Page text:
If in vitro tests are negative in approximately 20% of positive skin tests,[30] the converse is also true, since approximately 10% of negative skin tests yield a positive in vitro result. Therefore, European allergists recommend skin testing and evaluation of venom-specific IgE in all patients with a history of SRs.[31]

There is no positive correlation between the severity of previous sting reactions and skin-test reactivity, or the concentration of venom sIgE.[1] Indeed, the most reactive skin tests often occur in patients with only LLRs, while almost 25% of patients who are referred for evaluation of a sting SR are intradermal skin-test positive only at the 1 µg/ml concentration, thus demonstrating the importance of testing with the full diagnostic range of venoms.[31] In a study that measured IgE antibody levels in sera from 51 venom anaphylaxis fatalities, IgE antibodies were not detected in 10% of the sera, indicating that fatal sting anaphylaxis is a potential occurrence in the presence of widely varying amounts of specific IgE antibody.[32]

Double positivity to both bee and vespid venoms in diagnostic tests has been observed in 25–40% of HVA patients, the majority of whom have a single-positive history and are unable to identify the culprit insect. Double positivity may arise from double sensitization, cross-reactivity between epitopes on hyaluronidase in the two venoms or to cross-reactivity between cross-reactive carbohydrate determinants (CCDs) of venoms and common allergens.[1,33] These widespread pan-allergens are not necessarily clinically irrelevant and are found on bromelain or horseradish peroxidase, which can be used in screening for such antibodies, as well as MUFX (neo-glycoprotein fucosylated/xylosylated N-glycans from bromelain). The IgE-inhibition test is of use when distinguishing between cross-reactivity and double sensitization. However, it is costly and results are sometimes difficult to interpret. In a recent study of 200 patients with a history of reaction to honey bee or Vespula sting, 59% had double positivity for specific IgE using the ImmunoCAP test, and 32% had double positivity using ADVIA Centaur® (Siemens).[34] Specific IgE to the recombinant nonglycosylated major allergen, Api m 1, was detected in 99% of cases of whole bee venom-positive allergy, while sIgE to Ves v 5 was present in 96% of whole Vespula venom-positive allergic patients when tested by ADVIA Centaur, thus reducing the double positivity to 17%.[34] Similarly, a combination of nonglycosylated recombinant bee and wasp venom major allergens (rApi m 1, rApi m 2 and rVes v 5) enabled clinicians to diagnose patients with HVA, which should facilitate the accurate prescription of VIT.[35] According to other authors, the recombinant availability of Ves v 1 from yellow jacket could also contribute to a more detailed 'component resolved diagnosis' of HVA and subsequently to better VIT prescription.[36]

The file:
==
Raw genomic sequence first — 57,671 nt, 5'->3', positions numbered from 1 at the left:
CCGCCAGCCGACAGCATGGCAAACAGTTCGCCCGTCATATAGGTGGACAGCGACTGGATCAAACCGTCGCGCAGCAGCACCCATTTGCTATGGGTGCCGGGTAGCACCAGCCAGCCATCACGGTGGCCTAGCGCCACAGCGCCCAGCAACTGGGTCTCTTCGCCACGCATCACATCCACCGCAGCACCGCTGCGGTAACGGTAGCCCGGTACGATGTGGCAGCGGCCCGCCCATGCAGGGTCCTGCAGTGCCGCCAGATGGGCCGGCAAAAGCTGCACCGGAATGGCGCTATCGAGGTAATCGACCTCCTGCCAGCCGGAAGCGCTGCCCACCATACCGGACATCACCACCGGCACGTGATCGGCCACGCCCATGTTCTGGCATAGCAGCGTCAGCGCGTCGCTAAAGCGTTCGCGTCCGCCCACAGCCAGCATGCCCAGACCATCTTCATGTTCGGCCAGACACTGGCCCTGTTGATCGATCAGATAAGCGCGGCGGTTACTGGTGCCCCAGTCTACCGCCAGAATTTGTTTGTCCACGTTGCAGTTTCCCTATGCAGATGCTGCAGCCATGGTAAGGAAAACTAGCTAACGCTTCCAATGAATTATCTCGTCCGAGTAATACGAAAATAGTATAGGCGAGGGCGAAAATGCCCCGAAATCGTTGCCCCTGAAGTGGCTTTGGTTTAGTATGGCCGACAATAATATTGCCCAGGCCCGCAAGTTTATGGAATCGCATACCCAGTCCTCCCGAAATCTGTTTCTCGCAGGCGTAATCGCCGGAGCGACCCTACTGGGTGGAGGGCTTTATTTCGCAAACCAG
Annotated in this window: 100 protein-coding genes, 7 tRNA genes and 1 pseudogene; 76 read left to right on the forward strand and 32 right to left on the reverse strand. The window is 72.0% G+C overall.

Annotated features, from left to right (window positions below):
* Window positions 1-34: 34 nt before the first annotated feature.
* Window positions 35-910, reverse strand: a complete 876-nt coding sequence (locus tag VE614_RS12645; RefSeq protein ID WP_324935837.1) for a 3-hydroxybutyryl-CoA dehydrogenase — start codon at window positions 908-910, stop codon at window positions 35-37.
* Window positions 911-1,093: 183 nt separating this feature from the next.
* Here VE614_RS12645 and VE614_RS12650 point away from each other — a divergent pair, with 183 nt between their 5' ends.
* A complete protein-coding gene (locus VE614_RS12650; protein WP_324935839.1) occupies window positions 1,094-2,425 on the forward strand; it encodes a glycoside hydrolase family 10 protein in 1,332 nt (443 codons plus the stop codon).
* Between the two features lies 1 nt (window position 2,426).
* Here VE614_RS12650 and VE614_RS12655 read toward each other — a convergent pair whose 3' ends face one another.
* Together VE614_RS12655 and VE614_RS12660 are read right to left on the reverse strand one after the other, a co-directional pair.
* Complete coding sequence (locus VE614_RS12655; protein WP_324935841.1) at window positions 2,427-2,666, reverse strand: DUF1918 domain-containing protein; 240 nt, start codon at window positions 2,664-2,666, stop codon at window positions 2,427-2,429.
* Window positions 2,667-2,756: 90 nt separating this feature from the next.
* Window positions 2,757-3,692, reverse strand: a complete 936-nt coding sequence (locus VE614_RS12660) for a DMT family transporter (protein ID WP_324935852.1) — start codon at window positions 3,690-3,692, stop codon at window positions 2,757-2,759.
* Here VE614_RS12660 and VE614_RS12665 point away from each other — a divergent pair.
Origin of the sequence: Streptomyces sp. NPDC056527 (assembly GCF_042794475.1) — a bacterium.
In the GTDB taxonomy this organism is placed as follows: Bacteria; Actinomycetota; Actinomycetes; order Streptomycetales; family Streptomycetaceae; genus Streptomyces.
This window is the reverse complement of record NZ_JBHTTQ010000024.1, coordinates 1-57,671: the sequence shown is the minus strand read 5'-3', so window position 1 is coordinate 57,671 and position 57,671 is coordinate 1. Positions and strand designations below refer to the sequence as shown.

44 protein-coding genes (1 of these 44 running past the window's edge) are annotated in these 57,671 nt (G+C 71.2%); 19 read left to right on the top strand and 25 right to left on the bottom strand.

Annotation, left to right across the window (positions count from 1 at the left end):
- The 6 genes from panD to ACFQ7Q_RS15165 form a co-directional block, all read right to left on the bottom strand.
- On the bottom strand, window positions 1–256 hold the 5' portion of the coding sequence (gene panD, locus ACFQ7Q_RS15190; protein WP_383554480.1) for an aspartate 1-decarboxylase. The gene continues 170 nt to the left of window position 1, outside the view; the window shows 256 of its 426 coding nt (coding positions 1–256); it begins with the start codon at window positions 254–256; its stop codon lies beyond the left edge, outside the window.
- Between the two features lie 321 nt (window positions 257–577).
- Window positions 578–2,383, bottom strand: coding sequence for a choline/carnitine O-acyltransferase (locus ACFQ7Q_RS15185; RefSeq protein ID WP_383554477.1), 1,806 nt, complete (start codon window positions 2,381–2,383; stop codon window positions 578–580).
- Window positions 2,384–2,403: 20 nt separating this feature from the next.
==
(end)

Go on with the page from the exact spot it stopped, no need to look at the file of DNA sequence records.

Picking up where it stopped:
On the other hand, there are those patients with a clear history of a SR but negative skin and in vitro radioallergosorbent test (RAST) results.[30] Negative test results can be due to the involvement of a different pathogenetic mechanism, mastocytosis, the time interval between sting reactions, poor test sensitivity or use of the wrong venom for the diagnostic test.[1,37]

In this respect, a modified assay (ImmunoCAP) to detect very low concentrations of venom-specific IgE,[38] as well as a dialyzed yellow jacket venom extract for skin testing,[39] have been suggested. Additional in vitro tests, such as cellular antigen stimulation test (CAST) or basophil activation test (BAT), although more expensive, can be used to determine immunological sensitization in difficult-to-diagnose patients.[40–43] However, their use should be restricted to laboratories with expert technicians, bearing in mind that a positive result may also point to a non-IgE mediated mast-cell activation mechanism.[44]